There will be better walking facilities, connected cycleways, and high-quality mass rapid transit, along with more reliable buses, improvements at the Basin Reserve and an extra Mt Victoria Tunnel. Let's Get Wellington Moving will transform how we get around.

These improvements will go hand-in-hand with planning and urban development changes to ensure we make the most of the $6.4 billion LGWM investment.

Our plan is large, complex, and ambitious. With projects as big as these, we need to take the time to investigate and plan carefully at the start. We’ll be working closely with our partners, our stakeholders, and the community as we design each project.

Early delivery

While we work on the next steps for the wider programme, we need to make a start now on moving more people with fewer vehicles.

The early delivery programme will help change how people move into and around the city. We want to make travelling by bus to the central city a faster and more reliable choice. We also want to create a better environment for people walking and on bikes.

 

Moving projects forward

We’re starting work on the projects that make up Let’s Get Wellington Moving. These need to go through a number of stages before they can be completed:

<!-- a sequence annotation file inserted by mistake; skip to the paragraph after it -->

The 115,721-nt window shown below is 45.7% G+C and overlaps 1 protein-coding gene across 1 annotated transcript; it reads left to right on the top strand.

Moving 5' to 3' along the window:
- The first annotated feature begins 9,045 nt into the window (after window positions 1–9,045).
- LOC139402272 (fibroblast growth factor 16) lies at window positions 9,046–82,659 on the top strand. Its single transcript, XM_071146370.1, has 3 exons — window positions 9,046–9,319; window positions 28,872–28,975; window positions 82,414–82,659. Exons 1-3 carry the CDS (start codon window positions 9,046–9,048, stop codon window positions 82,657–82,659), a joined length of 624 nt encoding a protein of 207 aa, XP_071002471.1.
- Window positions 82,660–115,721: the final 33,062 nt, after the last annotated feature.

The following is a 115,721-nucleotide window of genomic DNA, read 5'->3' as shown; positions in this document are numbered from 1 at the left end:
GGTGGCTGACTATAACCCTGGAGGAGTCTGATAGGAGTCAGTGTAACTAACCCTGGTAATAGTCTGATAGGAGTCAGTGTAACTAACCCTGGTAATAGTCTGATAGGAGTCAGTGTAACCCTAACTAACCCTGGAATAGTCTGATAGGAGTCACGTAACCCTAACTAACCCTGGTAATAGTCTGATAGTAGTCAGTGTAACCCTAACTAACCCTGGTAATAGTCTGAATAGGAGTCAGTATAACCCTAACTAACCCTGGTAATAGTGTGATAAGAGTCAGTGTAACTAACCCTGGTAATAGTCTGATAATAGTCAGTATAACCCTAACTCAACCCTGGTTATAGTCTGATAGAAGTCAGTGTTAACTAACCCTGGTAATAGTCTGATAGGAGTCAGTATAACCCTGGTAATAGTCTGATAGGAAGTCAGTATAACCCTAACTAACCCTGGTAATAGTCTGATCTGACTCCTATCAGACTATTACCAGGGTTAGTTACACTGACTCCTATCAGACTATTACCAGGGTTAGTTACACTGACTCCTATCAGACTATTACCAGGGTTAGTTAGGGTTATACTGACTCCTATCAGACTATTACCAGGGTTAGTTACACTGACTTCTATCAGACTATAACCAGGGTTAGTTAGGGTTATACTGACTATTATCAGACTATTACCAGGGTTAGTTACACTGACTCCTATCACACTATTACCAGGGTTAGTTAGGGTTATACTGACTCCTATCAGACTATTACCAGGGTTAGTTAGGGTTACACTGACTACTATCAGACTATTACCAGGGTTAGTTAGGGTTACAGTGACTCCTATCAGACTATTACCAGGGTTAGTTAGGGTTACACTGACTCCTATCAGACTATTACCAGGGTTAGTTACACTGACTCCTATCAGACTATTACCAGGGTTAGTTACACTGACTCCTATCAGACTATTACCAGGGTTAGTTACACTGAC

Investigation

Our major projects will be developed through the ‘business case’ process. A business case establishes the ‘case’ for investing in a project and it includes:

  • Considering different options to deliver the project’s goals
  • Listening to the community to understand people’s needs and aspirations for the project
  • Initial design of the project and the design of different options
  • Analysis of project benefits and likely costs, as well as risks and opportunities.

 

Consenting and approvals

Transport projects of any size usually require a number of consents and approvals before things are built, such as resource management consents, traffic resolutions, and speed limit regulations. During this stage we look at the environmental and social impacts of the project. Work can involve:

  • Further development of the design to a greater level of detail
  • Listening to the community to understand what the project’s design would mean for them
  • Analysis by experts of the project’s environmental effects
  • Preparing the formal applications for resource consents and designation in the district plan.

Construction

Once a project has received consent and/or approval, it can move to the construction or implementation phase. This involves preparation to build and then building the project:

  • Final, detailed design of the project
  • Seeking tenders for construction and selecting a construction team
  • Developing detailed construction plans to minimise effects on the community and environment while the new infrastructure is built
  • Building and commissioning the project

To investigate, consent, and construct these projects, LGWM will engage professional services consultants, specialist advisors, and contractors.